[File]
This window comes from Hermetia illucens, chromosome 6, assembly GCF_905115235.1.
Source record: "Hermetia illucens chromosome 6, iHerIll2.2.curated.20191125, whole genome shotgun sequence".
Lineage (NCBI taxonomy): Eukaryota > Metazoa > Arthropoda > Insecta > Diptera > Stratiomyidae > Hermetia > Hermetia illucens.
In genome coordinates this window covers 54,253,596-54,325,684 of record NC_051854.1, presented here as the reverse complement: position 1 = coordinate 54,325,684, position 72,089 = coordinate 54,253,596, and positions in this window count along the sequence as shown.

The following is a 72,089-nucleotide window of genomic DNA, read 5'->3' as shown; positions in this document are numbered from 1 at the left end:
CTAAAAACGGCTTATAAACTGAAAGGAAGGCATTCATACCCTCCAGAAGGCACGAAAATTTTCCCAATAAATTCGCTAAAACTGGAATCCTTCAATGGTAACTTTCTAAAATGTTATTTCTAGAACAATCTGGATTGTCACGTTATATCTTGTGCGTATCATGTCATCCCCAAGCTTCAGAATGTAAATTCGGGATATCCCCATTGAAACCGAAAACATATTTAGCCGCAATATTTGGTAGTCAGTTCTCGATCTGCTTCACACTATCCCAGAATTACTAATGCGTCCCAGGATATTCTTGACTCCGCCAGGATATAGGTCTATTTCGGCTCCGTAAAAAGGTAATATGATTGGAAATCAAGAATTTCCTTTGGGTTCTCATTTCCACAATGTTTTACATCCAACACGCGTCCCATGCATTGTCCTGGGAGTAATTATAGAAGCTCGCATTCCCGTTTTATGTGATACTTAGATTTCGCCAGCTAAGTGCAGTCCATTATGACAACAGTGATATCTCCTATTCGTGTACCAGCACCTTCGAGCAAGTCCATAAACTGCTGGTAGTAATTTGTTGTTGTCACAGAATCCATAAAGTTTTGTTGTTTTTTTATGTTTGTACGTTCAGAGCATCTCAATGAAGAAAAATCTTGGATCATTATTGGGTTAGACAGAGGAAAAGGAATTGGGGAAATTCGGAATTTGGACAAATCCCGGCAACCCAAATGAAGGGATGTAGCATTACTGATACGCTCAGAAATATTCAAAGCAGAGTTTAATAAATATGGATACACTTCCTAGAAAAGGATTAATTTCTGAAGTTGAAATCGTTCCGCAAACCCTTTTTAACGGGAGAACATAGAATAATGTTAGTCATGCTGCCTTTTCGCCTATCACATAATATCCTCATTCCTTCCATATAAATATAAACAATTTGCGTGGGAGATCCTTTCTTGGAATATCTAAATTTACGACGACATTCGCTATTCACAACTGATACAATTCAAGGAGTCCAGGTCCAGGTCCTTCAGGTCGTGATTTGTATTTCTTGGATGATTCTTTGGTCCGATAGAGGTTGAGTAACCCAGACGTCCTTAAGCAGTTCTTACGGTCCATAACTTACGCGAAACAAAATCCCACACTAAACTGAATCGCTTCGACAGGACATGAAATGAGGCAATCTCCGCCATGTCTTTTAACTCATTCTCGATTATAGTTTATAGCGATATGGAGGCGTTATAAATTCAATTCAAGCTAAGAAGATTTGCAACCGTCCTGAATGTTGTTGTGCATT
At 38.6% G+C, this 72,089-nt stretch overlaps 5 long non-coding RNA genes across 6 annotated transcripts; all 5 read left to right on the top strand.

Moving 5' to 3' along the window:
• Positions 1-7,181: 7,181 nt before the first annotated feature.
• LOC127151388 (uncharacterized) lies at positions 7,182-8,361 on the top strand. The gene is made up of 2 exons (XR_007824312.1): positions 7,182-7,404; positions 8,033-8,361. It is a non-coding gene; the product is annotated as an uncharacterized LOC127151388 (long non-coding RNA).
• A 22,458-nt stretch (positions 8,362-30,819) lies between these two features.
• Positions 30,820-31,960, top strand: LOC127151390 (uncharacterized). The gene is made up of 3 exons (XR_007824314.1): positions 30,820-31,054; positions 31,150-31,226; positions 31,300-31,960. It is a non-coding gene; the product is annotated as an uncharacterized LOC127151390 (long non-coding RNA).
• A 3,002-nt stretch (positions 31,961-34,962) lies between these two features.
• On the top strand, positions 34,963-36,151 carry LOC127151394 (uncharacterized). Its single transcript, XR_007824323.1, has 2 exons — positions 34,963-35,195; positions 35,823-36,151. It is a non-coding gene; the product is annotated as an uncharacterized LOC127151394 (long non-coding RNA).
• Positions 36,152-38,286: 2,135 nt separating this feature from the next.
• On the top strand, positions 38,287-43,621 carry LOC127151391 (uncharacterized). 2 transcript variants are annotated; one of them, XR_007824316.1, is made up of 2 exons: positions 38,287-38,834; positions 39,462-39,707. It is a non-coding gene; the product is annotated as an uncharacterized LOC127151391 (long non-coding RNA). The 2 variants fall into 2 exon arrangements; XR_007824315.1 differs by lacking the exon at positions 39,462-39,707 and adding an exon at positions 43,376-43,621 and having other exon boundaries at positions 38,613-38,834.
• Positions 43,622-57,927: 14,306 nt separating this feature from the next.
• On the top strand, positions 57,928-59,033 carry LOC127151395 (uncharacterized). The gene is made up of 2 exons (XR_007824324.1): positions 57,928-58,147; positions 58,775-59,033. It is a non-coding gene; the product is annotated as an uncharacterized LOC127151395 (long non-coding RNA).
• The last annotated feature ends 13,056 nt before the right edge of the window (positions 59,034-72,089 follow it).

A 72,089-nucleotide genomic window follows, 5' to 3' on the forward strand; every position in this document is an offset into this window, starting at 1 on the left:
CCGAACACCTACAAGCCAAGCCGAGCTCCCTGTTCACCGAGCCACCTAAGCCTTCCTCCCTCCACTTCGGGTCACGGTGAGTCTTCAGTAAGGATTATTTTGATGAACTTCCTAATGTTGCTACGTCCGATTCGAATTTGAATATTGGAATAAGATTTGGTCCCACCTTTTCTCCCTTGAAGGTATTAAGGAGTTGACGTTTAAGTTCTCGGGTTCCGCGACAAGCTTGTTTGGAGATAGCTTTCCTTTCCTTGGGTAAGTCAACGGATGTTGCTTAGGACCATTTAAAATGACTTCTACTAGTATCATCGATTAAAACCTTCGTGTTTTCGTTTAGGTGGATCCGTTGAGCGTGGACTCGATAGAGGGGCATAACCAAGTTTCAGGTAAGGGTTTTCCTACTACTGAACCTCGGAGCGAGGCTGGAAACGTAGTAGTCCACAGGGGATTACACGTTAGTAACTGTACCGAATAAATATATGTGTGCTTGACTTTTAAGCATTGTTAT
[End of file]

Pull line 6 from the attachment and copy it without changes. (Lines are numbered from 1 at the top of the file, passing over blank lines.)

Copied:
CTAAAAACGGCTTATAAACTGAAAGGAAGGCATTCATACCCTCCAGAAGGCACGAAAATTTTCCCAATAAATTCGCTAAAACTGGAATCCTTCAATGGTAACTTTCTAAAATGTTATTTCTAGAACAATCTGGATTGTCACGTTATATCTTGTGCGTATCATGTCATCCCCAAGCTTCAGAATGTAAATTCGGGATATCCCCATTGAAACCGAAAACATATTTAGCCGCAATATTTGGTAGTCAGTTCTCGATCTGCTTCACACTATCCCAGAATTACTAATGCGTCCCAGGATATTCTTGACTCCGCCAGGATATAGGTCTATTTCGGCTCCGTAAAAAGGTAATATGATTGGAAATCAAGAATTTCCTTTGGGTTCTCATTTCCACAATGTTTTACATCCAACACGCGTCCCATGCATTGTCCTGGGAGTAATTATAGAAGCTCGCATTCCCGTTTTATGTGATACTTAGATTTCGCCAGCTAAGTGCAGTCCATTATGACAACAGTGATATCTCCTATTCGTGTACCAGCACCTTCGAGCAAGTCCATAAACTGCTGGTAGTAATTTGTTGTTGTCACAGAATCCATAAAGTTTTGTTGTTTTTTTATGTTTGTACGTTCAGAGCATCTCAATGAAGAAAAATCTTGGATCATTATTGGGTTAGACAGAGGAAAAGGAATTGGGGAAATTCGGAATTTGGACAAATCCCGGCAACCCAAATGAAGGGATGTAGCATTACTGATACGCTCAGAAATATTCAAAGCAGAGTTTAATAAATATGGATACACTTCCTAGAAAAGGATTAATTTCTGAAGTTGAAATCGTTCCGCAAACCCTTTTTAACGGGAGAACATAGAATAATGTTAGTCATGCTGCCTTTTCGCCTATCACATAATATCCTCATTCCTTCCATATAAATATAAACAATTTGCGTGGGAGATCCTTTCTTGGAATATCTAAATTTACGACGACATTCGCTATTCACAACTGATACAATTCAAGGAGTCCAGGTCCAGGTCCTTCAGGTCGTGATTTGTATTTCTTGGATGATTCTTTGGTCCGATAGAGGTTGAGTAACCCAGACGTCCTTAAGCAGTTCTTACGGTCCATAACTTACGCGAAACAAAATCCCACACTAAACTGAATCGCTTCGACAGGACATGAAATGAGGCAATCTCCGCCATGTCTTTTAACTCATTCTCGATTATAGTTTATAGCGATATGGAGGCGTTATAAATTCAATTCAAGCTAAGAAGATTTGCAACCGTCCTGAATGTTGTTGTGCATT